Then we fast forward to 2017 and we need to assume 2012-esque incremental margins – in the range of 25% – to get to current consensus numbers. We think that’s a high hurdle rate for any company at the tail end of an economic cycle, and even more ambitious for a company like LULU which… i) has some of the biggest question marks in the C-Suite out of any company that we cover and ii) continues to invest in non-core businesses in the shape of Men’s, Intl, and Ivivva in order to prop up the top line.
And It’s Not Just One Year
Past 2017, LULU’s current plan (which closely mirrors consensus expectations) assumes an incremental margin in the range strikingly similar to what it experienced in Stage 1 of its growth cycle (which we define as the years 2005-2011). During that time period, the company added nearly $1bn in sales, created a category, and scaled it across the top markets in the US and Canada. All in, that was good for an incremental margin of 30%.
Today, LULU’s core business (which we characterize as the US and Canada) accounts for 92% of sales and 104% of EBIT. From here, the company is investing a boatload of capital into the non-core future topline growth vehicles (Men’s, Int’l, ivivva), which will take the revenue mix from 90%+ core to 75% by 2020. Don’t get us wrong, there is nothing wrong with diversifying a business model (we think LULU should do wholesale). But the problem herein lies in the expectation that LULU can get both topline reacceleration AND margin recovery as it moves the mix away from the most profitable and mature parts of the business in the US and Canada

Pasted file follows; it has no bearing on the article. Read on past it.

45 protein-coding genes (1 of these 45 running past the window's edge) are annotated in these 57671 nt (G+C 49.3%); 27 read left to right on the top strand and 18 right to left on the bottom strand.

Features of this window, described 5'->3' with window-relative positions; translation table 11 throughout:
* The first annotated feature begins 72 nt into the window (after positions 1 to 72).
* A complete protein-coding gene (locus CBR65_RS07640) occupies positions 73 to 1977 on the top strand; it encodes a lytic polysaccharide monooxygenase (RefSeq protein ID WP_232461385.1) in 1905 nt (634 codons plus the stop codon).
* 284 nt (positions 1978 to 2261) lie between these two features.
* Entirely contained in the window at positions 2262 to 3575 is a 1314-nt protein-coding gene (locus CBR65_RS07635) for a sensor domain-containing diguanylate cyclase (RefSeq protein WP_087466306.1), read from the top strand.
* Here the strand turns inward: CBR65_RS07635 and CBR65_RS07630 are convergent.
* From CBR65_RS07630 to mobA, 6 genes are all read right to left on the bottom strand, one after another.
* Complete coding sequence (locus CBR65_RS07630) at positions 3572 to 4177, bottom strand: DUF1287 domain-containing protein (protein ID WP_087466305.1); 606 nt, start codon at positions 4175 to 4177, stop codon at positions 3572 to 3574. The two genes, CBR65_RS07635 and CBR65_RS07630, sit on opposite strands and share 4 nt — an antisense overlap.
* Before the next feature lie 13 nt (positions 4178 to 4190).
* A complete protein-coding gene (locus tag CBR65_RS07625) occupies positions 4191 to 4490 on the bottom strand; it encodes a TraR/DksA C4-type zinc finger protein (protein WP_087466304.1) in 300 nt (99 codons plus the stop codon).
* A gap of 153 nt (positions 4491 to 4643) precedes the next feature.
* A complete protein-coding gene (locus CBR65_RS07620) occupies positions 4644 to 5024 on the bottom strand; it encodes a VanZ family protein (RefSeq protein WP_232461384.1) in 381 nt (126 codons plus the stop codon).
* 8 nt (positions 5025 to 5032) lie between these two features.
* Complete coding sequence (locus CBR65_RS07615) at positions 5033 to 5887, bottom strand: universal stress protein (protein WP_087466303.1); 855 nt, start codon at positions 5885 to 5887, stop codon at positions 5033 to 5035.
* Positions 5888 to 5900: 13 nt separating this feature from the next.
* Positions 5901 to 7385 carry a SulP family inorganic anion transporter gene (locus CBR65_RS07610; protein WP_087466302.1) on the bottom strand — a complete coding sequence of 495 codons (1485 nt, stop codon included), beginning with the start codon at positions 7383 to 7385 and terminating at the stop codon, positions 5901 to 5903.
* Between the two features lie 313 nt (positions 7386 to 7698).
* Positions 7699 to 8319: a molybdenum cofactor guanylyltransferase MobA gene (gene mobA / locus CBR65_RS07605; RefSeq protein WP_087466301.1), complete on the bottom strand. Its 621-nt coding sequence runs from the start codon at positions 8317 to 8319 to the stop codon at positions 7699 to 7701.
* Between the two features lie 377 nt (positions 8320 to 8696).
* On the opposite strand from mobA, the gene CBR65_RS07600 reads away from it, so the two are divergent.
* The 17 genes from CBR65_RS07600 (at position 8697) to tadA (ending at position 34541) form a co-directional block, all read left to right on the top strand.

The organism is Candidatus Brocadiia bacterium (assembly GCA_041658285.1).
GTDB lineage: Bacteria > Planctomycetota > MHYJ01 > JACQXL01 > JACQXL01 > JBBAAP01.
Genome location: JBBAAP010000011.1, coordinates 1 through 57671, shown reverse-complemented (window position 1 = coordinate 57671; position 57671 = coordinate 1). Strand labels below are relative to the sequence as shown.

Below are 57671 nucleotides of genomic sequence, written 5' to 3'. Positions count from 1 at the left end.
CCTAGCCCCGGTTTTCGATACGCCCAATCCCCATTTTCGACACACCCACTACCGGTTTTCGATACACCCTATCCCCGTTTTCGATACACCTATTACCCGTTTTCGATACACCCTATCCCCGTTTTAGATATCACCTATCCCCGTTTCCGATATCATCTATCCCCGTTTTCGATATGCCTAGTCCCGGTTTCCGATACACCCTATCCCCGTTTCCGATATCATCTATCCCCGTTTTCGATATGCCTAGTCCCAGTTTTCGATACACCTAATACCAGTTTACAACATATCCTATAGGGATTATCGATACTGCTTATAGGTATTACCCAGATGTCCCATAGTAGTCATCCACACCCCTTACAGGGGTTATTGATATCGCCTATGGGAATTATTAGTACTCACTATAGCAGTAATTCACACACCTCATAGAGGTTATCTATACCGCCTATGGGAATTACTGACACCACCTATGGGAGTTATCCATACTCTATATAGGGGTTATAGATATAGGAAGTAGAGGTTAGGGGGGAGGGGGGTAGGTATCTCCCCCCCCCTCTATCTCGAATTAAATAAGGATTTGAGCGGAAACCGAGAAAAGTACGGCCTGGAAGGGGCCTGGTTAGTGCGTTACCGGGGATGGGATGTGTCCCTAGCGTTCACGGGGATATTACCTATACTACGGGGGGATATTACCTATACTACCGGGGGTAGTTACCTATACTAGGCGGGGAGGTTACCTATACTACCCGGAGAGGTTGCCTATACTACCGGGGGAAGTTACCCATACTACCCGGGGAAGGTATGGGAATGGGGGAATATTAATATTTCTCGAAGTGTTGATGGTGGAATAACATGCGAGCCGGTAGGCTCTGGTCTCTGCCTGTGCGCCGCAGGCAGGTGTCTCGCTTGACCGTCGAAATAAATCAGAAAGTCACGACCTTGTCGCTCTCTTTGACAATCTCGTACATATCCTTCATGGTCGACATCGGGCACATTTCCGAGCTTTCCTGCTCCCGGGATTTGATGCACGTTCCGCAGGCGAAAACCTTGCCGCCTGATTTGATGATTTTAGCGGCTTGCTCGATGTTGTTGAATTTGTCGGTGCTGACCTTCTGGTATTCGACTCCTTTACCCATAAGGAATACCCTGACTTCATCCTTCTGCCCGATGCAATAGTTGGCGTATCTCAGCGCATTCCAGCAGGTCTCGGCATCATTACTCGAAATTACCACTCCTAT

The punchline is that as LULU shifts incremental growth away from the core businesses, we will see an offset to the margin recapture over the near and long-term. We get to steady state margins in the teens vs. the Street approaching 20%. That translates to an ultimate (4-5 year) earnings number barely hitting $3.00 vs the Street marching blindly towards $4.00.
There are puts and takes by quarter, but we think the overarching trend in the e-commerce growth rates can be defined as lower lows and lower highs. The 17% reported growth rate in 1Q16 was the 2nd lowest the company has ever reported, and based on our analysis of the traffic trends it doesn’t appear that there has been a meaningful inflection through 2Q. The Street’s numbers don’t appear to be at risk as the company normalizes traffic flow after the website refresh in 1Q, but we think the company will need to re-accelerate this channel meaningfully in order to hit MSD comp expectations through the year in light of the next section.
Brick and Mortar Going The Wrong Way